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Jan. 19 Letters to the Editor

Jumping to conclusions

Maine Republican Party Chairman Charlie Webster had a telephone threat called in to his office. At present, the investigation has not determined who made that call. Yet, Mr. Webster told the press that it was “probably” someone angry about the new Republican governor and legislative majorities. He said that the GOP was going to change the state and “as we change state government, there are some people who aren’t going to like it and are looking to blame somebody.”

Why would he make such a remark without having a clue who really did this? The chairman of the Republican party in Tucson just resigned because of similar threats — made by other members of the Republican party. Go figure! When will we ever learn?

J.M. Bousquet



Policy kills

President Obama has asked the American people not to blame the killings in Tucson on the tea party Republicans for their irresponsible use of weapon terminology and symbols during the recent midterm elections.

As is his custom, he has taken the high road refusing to sink to the level of Palin, Beck, Limbaugh and even George Will. Those people have made millions of dollars with their incendiary speech and that’s all that matters to them. But we don’t have to connect the dots or in this case the cross hairs to see that tea party Republicans have symbolic blood on their hands.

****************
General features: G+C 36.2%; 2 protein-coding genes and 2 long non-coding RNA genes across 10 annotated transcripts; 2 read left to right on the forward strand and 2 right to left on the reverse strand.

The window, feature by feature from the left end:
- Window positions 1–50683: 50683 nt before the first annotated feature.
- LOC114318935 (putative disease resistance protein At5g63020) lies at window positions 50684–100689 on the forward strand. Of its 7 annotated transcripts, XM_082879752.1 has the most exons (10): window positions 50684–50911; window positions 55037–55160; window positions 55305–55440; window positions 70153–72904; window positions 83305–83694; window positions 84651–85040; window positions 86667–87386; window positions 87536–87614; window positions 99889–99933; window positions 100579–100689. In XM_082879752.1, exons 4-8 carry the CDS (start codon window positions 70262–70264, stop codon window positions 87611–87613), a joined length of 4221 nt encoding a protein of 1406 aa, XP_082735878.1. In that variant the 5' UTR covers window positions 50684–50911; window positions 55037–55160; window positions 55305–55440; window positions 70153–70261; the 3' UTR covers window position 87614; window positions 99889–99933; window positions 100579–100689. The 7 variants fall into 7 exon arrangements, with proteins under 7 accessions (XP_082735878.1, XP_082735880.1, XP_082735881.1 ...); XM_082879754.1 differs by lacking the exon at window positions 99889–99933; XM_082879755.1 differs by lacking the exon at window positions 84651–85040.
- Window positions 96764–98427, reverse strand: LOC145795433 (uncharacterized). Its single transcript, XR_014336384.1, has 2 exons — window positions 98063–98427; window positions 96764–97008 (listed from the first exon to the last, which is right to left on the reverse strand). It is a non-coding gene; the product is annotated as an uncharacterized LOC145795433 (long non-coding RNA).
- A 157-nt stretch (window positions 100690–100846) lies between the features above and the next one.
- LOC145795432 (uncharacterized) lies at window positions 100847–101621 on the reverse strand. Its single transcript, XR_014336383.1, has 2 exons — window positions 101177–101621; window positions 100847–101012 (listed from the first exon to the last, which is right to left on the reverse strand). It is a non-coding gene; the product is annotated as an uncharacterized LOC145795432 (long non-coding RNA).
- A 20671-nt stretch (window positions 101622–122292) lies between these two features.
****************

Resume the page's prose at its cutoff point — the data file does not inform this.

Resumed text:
Tea party Republicans, including our new governor and Legislature, want to repeal the Affordable Care Act because they claim it will add to the deficit and “kill” jobs. Where exactly were these deficit conservatives when Bush and Cheney were spending $1 trillion unfunded to cause the deaths of 4,500 brave Americans and 100,000 Iraqis?

Why do these people who are so upset about providing health care to Americans think it’s fine to spend $1 trillion to kill people in a totally unjustifiable war? So as organ transplant candidates die in Arizona because they have no insurance, the tea party Republicans fight to repeal the law that would save their lives.

Words wound, but policy kills.

Christy Kraft



Oxford hold ’em

On Saturday, the BDN carried an article reporting that some people in Oxford County have expressed surprise that the Oxford resort casino is being built in phases.

To remove any possible ambiguity on this point, phased construction is not news. Black Bear Entertainment is sticking to its original master plan of phased construction, so that the initial phase opens within the next year or so. Then continuous work will proceed until the project reaches full build-out, sometime within the next five years. That was the plan, it is the plan, the plan hasn’t changed nor does BBE intend to change the plan.

One major reason for advancing this master plan is jobs. Rather than erecting a huge construction fence, shutting off the site and not opening the facility until it is completely finished, a phased approach allows BBE to create as many jobs as soon as possible. In a county where the unemployment rate has jumped a full percentage point in just the last two months, that’s a major priority.

Work has begun. We are already employing Maine people, who are hard at work guiding the project through stringent regulatory and permitting processes. Progress is steady and deliberate, and will continue.

Mark Robinson


Black Bear Entertainment


We need our guns